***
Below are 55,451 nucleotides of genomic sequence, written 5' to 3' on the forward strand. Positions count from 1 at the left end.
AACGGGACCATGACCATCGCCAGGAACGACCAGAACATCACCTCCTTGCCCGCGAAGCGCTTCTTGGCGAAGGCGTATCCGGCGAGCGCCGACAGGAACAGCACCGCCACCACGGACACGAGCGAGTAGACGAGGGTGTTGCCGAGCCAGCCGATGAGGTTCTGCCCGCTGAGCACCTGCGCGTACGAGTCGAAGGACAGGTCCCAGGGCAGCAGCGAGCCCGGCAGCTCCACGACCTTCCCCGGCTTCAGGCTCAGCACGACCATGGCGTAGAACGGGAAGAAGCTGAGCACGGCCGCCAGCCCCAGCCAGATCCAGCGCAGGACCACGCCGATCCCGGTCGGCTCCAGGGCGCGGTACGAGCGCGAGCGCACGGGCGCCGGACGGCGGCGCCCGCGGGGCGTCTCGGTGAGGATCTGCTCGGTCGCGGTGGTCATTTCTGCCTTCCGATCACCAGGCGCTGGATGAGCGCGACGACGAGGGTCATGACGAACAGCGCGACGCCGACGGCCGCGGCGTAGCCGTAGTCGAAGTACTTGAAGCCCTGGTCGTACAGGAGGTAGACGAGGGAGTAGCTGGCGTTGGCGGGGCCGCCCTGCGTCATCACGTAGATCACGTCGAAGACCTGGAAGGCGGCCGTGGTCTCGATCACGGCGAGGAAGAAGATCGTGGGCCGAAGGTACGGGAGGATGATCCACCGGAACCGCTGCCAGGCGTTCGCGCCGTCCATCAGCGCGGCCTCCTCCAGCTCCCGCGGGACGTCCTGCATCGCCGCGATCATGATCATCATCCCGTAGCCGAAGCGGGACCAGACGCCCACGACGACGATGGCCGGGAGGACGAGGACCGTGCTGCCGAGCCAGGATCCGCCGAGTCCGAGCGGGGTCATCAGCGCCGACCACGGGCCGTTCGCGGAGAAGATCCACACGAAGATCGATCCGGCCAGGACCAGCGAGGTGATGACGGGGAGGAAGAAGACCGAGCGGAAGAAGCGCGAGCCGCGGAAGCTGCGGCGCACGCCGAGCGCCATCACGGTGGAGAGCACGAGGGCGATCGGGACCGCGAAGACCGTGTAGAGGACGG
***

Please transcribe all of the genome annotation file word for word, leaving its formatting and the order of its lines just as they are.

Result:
Below are 55,451 nucleotides of genomic sequence, written 5' to 3' on the forward strand. Positions count from 1 at the left end.
AACGGGACCATGACCATCGCCAGGAACGACCAGAACATCACCTCCTTGCCCGCGAAGCGCTTCTTGGCGAAGGCGTATCCGGCGAGCGCCGACAGGAACAGCACCGCCACCACGGACACGAGCGAGTAGACGAGGGTGTTGCCGAGCCAGCCGATGAGGTTCTGCCCGCTGAGCACCTGCGCGTACGAGTCGAAGGACAGGTCCCAGGGCAGCAGCGAGCCCGGCAGCTCCACGACCTTCCCCGGCTTCAGGCTCAGCACGACCATGGCGTAGAACGGGAAGAAGCTGAGCACGGCCGCCAGCCCCAGCCAGATCCAGCGCAGGACCACGCCGATCCCGGTCGGCTCCAGGGCGCGGTACGAGCGCGAGCGCACGGGCGCCGGACGGCGGCGCCCGCGGGGCGTCTCGGTGAGGATCTGCTCGGTCGCGGTGGTCATTTCTGCCTTCCGATCACCAGGCGCTGGATGAGCGCGACGACGAGGGTCATGACGAACAGCGCGACGCCGACGGCCGCGGCGTAGCCGTAGTCGAAGTACTTGAAGCCCTGGTCGTACAGGAGGTAGACGAGGGAGTAGCTGGCGTTGGCGGGGCCGCCCTGCGTCATCACGTAGATCACGTCGAAGACCTGGAAGGCGGCCGTGGTCTCGATCACGGCGAGGAAGAAGATCGTGGGCCGAAGGTACGGGAGGATGATCCACCGGAACCGCTGCCAGGCGTTCGCGCCGTCCATCAGCGCGGCCTCCTCCAGCTCCCGCGGGACGTCCTGCATCGCCGCGATCATGATCATCATCCCGTAGCCGAAGCGGGACCAGACGCCCACGACGACGATGGCCGGGAGGACGAGGACCGTGCTGCCGAGCCAGGATCCGCCGAGTCCGAGCGGGGTCATCAGCGCCGACCACGGGCCGTTCGCGGAGAAGATCCACACGAAGATCGATCCGGCCAGGACCAGCGAGGTGATGACGGGGAGGAAGAAGACCGAGCGGAAGAAGCGCGAGCCGCGGAAGCTGCGGCGCACGCCGAGCGCCATCACGGTGGAGAGCACGAGGGCGATCGGGACCGCGAAGACCGTGTAGAGGACGG